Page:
Former first rounder and top prospect shifts to bullpen

Thomas Diamond continues to work his way back from surgery

Reliever Thomas Diamond made his Triple-A debut in 2009. (Wendy Eagan)

By Bob Hersom / | April 22, 2009 7:16 AM ET

Thomas Diamond's first RedHawks start, last Saturday night against Memphis, didn't last long or mean much.

No thanks to an hour-long rain interruption, Diamond went only two shutout innings, throwing 37 pitches. Not that it really mattered. He was on a 50-pitch limit.

"It was just a spot start," Diamond said, "so I was just trying to take the same mentality I've had all year in the bullpen out there. I just tried to get on top of them and get in there and out of there."

Diamond was a late replacement for scheduled starter Derek Holland, called up by Texas earlier in the day. But Diamond, once the Texas Rangers' top pitching prospect, wasn't being put back in the starting rotation.

"If he's going to the big leagues, it's going to be out of the bullpen," RedHawks manager Bobby Jones said. "So he's going to have to learn how to do that. We were trying to get three, maybe four innings out of him is all. He did a good job."

Five years ago, Diamond was the Rangers' No. 1 draft choice, the 10th player picked in the 2004 baseball draft. He also was the Rangers' No. 1 prospect at any position.

After signing a $2.025 million bonus contract, Diamond rose quickly through the Texas organization, forging a 26-11 record in his first three pro seasons.

But he missed the entire 2007 season after undergoing Tommy John (elbow) surgery, and he struggled last season, going 3-3 with a 6.20 ERA at Double-A Frisco.

This season, in in his first four games above Double-A, Diamond is 1-0 with a 4.50 ERA. Omaha scored three runs on seven hits in Diamond's 2 1/3 innings Tuesday night.

"I'm pretty close to the way I was before," said Diamond, who turned 26 on April 6. "Everything seems to be coming back nicely, so I'd say I'm pretty close to how I was before. But not quite the same.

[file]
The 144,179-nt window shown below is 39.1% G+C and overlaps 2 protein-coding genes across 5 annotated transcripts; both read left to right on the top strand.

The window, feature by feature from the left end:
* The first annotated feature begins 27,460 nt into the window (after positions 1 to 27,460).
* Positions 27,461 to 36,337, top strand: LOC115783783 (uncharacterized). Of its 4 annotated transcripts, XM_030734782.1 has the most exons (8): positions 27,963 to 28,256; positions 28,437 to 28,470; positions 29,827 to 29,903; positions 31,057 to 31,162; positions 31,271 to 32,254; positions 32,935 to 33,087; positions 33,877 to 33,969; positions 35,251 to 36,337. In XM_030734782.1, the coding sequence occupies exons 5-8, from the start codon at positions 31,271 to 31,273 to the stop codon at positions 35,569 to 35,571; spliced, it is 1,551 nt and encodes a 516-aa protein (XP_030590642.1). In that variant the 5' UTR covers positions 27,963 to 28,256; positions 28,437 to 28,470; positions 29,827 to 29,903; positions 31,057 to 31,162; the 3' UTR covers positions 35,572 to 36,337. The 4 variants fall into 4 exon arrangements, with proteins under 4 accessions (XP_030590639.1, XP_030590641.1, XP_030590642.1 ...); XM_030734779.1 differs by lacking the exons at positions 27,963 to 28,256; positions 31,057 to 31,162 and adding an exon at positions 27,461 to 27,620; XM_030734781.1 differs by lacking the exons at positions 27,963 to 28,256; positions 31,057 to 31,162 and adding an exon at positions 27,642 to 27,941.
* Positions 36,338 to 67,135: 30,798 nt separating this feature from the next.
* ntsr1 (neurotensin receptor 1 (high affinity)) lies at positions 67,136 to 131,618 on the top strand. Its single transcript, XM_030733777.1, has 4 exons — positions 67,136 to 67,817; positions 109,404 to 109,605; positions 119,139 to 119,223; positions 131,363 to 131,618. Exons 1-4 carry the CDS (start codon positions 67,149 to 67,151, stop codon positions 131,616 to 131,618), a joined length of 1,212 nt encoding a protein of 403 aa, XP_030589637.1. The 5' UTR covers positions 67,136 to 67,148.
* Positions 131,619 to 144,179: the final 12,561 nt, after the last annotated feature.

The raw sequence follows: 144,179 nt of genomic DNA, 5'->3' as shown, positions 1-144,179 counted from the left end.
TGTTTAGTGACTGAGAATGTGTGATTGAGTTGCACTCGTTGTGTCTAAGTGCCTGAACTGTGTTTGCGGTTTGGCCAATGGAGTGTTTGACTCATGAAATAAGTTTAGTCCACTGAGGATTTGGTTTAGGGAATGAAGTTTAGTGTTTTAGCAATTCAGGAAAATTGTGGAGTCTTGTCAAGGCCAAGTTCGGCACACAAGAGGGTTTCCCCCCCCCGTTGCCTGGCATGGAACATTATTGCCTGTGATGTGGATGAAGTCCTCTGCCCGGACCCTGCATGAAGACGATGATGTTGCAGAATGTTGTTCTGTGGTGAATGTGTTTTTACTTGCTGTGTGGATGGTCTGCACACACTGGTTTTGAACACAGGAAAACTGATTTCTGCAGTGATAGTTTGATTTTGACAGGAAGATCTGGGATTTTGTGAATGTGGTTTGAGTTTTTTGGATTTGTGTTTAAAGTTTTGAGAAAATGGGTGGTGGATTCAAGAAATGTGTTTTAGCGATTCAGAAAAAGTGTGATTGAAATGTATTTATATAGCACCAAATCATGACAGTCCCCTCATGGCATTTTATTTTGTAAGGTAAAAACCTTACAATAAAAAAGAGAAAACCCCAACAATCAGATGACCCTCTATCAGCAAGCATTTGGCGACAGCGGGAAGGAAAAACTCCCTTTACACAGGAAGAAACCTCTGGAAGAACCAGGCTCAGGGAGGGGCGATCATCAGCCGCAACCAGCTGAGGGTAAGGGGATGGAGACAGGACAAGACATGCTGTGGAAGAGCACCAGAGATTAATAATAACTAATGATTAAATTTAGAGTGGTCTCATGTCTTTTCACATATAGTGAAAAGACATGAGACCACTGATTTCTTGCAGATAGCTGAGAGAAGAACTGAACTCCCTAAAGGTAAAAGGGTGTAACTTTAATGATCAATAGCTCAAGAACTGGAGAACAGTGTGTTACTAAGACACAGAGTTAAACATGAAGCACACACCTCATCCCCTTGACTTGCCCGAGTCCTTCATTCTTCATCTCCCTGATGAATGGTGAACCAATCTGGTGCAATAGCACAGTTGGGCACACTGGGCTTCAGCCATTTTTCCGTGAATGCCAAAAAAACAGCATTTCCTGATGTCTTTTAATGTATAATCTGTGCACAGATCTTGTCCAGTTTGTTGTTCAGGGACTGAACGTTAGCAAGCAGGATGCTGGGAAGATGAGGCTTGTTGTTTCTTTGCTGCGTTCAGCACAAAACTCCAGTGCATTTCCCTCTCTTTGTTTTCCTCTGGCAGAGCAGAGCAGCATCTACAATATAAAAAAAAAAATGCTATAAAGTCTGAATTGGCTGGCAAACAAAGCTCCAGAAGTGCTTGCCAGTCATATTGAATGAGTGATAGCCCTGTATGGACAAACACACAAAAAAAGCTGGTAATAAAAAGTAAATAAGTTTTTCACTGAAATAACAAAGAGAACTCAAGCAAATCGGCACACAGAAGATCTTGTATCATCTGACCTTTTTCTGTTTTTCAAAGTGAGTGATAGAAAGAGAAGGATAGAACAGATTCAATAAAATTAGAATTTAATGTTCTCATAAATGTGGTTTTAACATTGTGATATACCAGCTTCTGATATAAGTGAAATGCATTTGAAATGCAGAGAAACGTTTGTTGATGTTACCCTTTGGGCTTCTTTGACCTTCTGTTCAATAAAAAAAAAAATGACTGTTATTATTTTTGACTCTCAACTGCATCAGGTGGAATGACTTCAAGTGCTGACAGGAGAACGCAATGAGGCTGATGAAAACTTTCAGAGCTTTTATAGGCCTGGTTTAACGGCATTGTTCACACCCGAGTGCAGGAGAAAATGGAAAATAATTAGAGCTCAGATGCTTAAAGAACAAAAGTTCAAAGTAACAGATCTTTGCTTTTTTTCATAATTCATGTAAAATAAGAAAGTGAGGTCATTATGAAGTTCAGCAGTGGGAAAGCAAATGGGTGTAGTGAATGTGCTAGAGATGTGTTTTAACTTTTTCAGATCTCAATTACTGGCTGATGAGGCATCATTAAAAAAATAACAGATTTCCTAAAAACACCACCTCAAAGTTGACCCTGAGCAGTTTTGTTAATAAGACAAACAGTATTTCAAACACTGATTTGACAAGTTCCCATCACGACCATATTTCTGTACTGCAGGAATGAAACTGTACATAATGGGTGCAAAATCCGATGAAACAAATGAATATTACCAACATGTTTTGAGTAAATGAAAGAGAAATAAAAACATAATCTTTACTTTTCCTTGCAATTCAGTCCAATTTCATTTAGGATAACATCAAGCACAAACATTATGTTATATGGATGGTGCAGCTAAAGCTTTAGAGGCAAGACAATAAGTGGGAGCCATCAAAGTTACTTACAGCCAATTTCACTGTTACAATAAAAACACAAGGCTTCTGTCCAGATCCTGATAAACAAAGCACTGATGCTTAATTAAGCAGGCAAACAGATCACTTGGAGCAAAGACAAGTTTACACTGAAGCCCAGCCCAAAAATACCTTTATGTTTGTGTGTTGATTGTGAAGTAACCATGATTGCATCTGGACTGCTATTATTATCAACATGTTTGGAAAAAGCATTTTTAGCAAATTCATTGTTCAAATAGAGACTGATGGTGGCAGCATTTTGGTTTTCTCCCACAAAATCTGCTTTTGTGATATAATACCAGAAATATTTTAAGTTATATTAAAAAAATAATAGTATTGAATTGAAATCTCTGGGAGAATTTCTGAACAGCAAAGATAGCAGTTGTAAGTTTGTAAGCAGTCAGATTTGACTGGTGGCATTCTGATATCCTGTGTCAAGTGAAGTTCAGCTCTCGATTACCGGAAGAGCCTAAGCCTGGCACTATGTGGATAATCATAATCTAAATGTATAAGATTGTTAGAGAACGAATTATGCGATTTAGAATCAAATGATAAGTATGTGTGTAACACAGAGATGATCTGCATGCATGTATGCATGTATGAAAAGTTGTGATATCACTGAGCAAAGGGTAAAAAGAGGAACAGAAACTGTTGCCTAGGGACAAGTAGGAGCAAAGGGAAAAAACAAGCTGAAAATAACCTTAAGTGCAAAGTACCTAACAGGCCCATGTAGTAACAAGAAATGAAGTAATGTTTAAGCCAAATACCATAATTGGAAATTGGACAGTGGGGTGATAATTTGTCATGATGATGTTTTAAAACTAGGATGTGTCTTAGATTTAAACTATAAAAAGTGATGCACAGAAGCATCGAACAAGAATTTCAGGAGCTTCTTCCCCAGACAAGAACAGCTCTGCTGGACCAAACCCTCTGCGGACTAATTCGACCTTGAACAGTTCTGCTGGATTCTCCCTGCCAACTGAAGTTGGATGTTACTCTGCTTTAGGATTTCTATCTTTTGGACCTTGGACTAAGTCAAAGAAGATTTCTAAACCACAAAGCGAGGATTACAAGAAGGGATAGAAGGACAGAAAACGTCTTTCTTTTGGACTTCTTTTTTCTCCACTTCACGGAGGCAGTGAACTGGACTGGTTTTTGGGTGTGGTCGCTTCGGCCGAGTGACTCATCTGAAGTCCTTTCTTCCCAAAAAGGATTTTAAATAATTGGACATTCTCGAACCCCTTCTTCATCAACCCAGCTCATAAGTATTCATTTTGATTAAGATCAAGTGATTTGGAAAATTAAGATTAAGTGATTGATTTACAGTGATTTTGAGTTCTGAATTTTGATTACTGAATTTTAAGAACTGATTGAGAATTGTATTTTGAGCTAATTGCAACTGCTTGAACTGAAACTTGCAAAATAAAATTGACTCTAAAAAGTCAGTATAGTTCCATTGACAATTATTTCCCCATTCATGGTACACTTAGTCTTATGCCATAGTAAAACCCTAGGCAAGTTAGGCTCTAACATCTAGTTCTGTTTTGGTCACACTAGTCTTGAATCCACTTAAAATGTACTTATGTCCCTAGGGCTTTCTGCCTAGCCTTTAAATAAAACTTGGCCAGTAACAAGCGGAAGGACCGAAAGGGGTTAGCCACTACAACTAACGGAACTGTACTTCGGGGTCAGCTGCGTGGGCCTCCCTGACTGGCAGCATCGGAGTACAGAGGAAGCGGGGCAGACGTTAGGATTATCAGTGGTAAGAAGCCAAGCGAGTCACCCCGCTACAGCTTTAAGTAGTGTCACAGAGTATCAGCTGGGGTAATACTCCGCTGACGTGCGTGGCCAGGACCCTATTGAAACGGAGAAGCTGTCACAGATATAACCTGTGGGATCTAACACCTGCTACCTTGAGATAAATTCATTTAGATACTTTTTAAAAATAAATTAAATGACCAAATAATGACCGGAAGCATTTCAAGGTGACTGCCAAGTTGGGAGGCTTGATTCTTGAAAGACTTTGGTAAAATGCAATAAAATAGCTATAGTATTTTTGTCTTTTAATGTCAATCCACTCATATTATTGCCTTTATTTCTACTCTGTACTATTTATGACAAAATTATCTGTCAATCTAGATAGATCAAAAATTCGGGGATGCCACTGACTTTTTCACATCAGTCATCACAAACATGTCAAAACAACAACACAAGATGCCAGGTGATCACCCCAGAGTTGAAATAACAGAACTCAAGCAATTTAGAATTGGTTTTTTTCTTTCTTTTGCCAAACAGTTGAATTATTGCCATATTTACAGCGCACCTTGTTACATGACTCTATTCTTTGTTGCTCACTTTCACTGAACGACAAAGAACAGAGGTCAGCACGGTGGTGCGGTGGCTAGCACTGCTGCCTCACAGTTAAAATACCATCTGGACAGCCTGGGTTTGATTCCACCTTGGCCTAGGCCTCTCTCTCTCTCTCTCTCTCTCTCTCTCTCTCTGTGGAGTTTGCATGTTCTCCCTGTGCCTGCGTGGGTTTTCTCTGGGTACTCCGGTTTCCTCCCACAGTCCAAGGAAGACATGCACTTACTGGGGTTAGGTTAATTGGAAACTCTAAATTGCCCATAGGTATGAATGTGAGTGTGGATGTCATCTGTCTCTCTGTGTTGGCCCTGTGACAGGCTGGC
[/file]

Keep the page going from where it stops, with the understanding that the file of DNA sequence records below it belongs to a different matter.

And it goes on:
"My velocity isn't all the way back yet, but you just pitch with what you've got. I know that I'm not where I was before, not quite at my best yet."

Diamond was originally scheduled to report to the RedHawks at the end of the 2005 season. But his hometown of New Orleans was leveled by Hurricane Katrina, so Diamond returned home to help out the relief effort.

Now he's involved in an entirely different relief effort.

Coming into this season, Diamond had pitched in 79 professional games - only three as a relief pitcher.

"They told me I was going to be a relief pitcher late this spring," Diamond said. "It doesn't really matter, as long as I'm pitching. Either way. It's really fairly easy to switch from one to the other.

"I get a chance to play a little more, pitch in more ballgames. Pitching every fifth day, it's more of a set routine. Out of the bullpen, you just never know."

You never know, all right. Not so many years ago, Diamond, Edinson Volquez and John Danks were billed as the future of the Rangers' pitching staff. They were called the "DVD Trio." Baseball America rated Diamond as Texas' top prospect in 2005, Volquez was No. 1 in '06, and Danks was No. 1 in '07.

A lot's happened since then. The Rangers traded Volquez to the Cincinnati Reds and Danks to the Chicago White Sox. Last year, Volquez was 17-6 for the Reds and he pitched for the National League in the All-Star Game. Danks was 12-9 for the ChiSox, with the fifth-best ERA in the American League.

Diamond said he keeps in touch with his former "DVD" teammates.

"Volky actually called me right at the end of spring training," Diamond said. "I talk to him every once awhile, and Danks, I follow him, too. Those guys are doing great and I wish them all the best. We're all friends."

This story was not subject to the approval of the National Association of Professional Baseball Leagues or its clubs.

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